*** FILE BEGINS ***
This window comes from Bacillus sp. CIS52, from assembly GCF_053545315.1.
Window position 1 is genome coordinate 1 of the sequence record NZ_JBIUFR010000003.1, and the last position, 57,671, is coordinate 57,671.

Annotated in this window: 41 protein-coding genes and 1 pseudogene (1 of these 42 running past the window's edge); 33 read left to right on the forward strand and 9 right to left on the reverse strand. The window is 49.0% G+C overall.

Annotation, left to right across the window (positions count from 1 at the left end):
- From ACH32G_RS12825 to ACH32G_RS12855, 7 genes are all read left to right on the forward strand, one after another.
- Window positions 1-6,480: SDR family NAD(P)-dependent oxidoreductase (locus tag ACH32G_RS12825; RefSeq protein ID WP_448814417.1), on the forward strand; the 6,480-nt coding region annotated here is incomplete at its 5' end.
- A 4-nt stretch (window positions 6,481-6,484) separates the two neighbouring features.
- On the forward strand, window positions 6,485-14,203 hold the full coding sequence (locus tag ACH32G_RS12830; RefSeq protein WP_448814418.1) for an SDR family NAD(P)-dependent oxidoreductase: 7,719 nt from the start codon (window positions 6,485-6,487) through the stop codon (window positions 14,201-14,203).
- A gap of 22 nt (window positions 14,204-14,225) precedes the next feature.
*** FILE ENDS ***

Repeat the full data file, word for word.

This window comes from Bacillus sp. CIS52, from assembly GCF_053545315.1.
Window position 1 is genome coordinate 1 of the sequence record NZ_JBIUFR010000003.1, and the last position, 57,671, is coordinate 57,671.

Annotated in this window: 41 protein-coding genes and 1 pseudogene (1 of these 42 running past the window's edge); 33 read left to right on the forward strand and 9 right to left on the reverse strand. The window is 49.0% G+C overall.

Annotation, left to right across the window (positions count from 1 at the left end):
- From ACH32G_RS12825 to ACH32G_RS12855, 7 genes are all read left to right on the forward strand, one after another.
- Window positions 1-6,480: SDR family NAD(P)-dependent oxidoreductase (locus tag ACH32G_RS12825; RefSeq protein ID WP_448814417.1), on the forward strand; the 6,480-nt coding region annotated here is incomplete at its 5' end.
- A 4-nt stretch (window positions 6,481-6,484) separates the two neighbouring features.
- On the forward strand, window positions 6,485-14,203 hold the full coding sequence (locus tag ACH32G_RS12830; RefSeq protein WP_448814418.1) for an SDR family NAD(P)-dependent oxidoreductase: 7,719 nt from the start codon (window positions 6,485-6,487) through the stop codon (window positions 14,201-14,203).
- A gap of 22 nt (window positions 14,204-14,225) precedes the next feature.